THERE ARE THOUSANDS AND THOUSANDS OF FOOD BLOGS, BUT ONLY ONE CULINARY NO-NO!
You see them.
In the morning.
Almost every morning.
Groups of men.
The same men.
At the same table.
In the same place.
Linley Sanders of the Kansas City Star wrote about this phenomenon in June of 2014. Her article included this photo:
Photo: FRED BLOCHER The Kansas City Star
Sanders captured the appeal of these clubs that are meeting daily all across the country.
Outside a Gladstone McDonald’s, it’s raining. And there’s a flood warning. But Bill Rohde and his group of five is unfazed.
“This is nothing,” Rohde said, glancing out the window at the downpour. “Not like the floods of 1951.”
His buddies nod and echo sounds of agreement. He’s referring to the Kaw River flood, when old junkyard cars had to be piled to reinforce the levee. But not many people remember that anymore, he said.
The ones who do are sitting with him, sipping coffee and chatting, like they’ve been doing almost every day for the past 27 years. All over Kansas City, variations of this activity aren’t unusual for older men.
There are similar meetings at many grocery stores, fast-food restaurants and coffee shops around the city.
“The group of us, we can talk about stuff like that that other people can’t relate to,” Jerry Miller, 75, said. “It makes it easier for a group like us. We can relate to each other.”
Like clockwork, these groups meet each morning. And it’s an understated part of society — though not one that should be underestimated. After all, men have been gossiping over coffee since it arrived on the wharves of Europe. Historian Charles Colby notes that even in 17th-century London, every sect of people had a coffeehouse meeting place where witty conversation could be heard.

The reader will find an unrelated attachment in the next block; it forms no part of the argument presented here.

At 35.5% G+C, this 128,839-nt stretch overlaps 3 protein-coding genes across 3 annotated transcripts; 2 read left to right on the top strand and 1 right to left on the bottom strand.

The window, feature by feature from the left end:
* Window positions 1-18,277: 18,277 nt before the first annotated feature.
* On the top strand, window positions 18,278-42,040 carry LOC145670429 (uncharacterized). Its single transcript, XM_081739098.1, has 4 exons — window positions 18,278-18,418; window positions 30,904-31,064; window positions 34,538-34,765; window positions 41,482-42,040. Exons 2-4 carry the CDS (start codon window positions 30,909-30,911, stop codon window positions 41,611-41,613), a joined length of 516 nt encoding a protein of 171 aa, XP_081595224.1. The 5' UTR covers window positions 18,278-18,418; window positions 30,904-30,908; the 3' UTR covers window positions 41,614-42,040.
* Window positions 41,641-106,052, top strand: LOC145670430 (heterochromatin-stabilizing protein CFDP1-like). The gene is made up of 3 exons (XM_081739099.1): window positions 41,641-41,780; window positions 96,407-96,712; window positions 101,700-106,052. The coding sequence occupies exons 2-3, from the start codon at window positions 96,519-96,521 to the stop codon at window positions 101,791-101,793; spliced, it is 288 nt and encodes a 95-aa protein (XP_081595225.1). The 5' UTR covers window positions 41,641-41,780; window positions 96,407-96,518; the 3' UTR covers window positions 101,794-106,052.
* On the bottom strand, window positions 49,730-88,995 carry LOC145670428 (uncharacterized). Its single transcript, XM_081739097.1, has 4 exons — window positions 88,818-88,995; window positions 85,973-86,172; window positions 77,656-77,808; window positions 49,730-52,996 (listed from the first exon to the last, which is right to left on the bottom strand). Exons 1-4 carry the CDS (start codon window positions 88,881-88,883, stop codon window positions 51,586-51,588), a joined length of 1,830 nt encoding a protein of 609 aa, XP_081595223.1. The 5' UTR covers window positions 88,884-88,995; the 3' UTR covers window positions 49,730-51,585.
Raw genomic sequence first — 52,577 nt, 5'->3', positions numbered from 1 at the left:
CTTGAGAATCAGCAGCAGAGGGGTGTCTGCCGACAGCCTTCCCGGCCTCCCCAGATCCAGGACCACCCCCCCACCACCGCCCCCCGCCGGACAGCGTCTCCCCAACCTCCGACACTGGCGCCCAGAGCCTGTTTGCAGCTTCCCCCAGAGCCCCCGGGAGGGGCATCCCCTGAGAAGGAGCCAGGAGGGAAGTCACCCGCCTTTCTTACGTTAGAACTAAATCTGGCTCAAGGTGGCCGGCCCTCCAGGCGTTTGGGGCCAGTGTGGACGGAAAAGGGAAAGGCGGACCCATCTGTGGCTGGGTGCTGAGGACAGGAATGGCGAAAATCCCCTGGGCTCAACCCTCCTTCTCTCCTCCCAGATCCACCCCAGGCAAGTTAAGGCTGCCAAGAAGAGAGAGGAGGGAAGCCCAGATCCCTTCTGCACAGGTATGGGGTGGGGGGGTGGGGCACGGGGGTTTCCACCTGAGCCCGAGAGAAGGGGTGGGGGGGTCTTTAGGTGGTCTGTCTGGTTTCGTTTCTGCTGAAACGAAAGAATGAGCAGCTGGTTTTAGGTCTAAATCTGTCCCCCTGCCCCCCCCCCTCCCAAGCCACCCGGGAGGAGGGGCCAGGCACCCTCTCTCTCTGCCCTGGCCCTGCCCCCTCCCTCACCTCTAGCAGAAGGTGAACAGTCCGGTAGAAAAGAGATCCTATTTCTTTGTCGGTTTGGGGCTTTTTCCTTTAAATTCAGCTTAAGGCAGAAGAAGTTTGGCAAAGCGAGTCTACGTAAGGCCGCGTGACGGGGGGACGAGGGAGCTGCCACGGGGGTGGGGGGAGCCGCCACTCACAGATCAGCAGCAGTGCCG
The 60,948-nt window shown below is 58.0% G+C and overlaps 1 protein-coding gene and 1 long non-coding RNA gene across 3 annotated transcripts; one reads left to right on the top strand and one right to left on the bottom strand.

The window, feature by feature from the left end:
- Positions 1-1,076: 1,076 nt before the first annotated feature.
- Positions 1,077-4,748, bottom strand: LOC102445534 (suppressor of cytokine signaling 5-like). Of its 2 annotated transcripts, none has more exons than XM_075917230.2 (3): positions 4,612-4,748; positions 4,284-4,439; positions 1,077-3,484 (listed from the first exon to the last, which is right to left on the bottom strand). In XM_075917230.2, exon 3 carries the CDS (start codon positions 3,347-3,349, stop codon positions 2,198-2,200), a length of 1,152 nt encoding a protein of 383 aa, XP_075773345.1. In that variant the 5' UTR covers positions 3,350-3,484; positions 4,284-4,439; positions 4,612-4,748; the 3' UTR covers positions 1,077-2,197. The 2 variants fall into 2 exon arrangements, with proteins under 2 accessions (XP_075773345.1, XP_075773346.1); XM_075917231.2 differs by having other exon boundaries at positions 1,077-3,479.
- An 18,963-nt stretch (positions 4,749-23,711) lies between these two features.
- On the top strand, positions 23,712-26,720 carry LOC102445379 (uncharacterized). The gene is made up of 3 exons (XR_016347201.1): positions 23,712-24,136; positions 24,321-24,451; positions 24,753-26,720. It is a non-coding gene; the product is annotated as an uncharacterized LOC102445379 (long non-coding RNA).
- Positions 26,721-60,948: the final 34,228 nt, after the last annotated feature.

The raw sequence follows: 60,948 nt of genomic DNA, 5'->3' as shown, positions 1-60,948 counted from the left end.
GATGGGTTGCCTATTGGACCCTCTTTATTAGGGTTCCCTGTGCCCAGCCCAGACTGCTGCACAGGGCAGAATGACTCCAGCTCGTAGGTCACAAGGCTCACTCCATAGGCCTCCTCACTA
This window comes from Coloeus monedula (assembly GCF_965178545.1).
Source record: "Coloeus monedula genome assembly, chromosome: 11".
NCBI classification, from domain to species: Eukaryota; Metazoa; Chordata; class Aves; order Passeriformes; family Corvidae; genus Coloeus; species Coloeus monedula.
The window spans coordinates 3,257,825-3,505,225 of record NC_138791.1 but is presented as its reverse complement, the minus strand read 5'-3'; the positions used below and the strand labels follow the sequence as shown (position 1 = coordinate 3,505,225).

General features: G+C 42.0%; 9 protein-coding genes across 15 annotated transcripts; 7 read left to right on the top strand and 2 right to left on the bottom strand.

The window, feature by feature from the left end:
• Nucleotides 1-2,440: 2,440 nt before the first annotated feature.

The tradition continues, and 21st-century Kansas City is no exception. No fliers advertised social clubs for retirees. But somehow, the groups formed. And somehow, the groups stayed. Often their banter sounds like the plot for a “Grumpy Old Men” spin-off. But each week, come rain or snow, a morning brew accompanies their wisecracks and discussion.
On occasion I stop during the early morning at the Hardee’s right off the expressway in Delafield. In the back corner eight elderly gentlemen hold court. Can’t miss ’em. They’re a daily fixture.
One day I noticed a change. There were only seven. One gent was missing.
That person’s absence made me immediately think of this guy:
I started my journalism career in 1978, one year after legendary Marquette University basketball coach Al McGuire won his only NCAA championship in his final year of coaching. So I never got to meet or interview him during his amazing Marquette run.
However I did get to interview McGuire a couple of times years later. The topics focused on the annual Al’s Run he started, and retirement.
Somewhere, probably in my basement, the cassette tapes of those interviews are buried that include McGuire discussing true retirement, getting away completely from basketball announcing and overseeing Al’s Run.
McGuire told me in one of his unforgettable lines that he’d never hang around at some restaurant with a bunch of guys because the first time you wouldn’t show up “they’d be knocking on your door thinking you were dead.”
Obviously McGuire was engaging in his customary wise-cracking.
There are plenty of positives in those worthless men’s clubs that Sanders wrote about in the Kansas City Star. There’s also a death angle.
And the reality that like the club members, the clubs will come to an end.
Read Sanders’ entire article here.
And BTW, the last time I was in Hardee’s, the table was back to eight.
CULINARY NO-NO BONUSES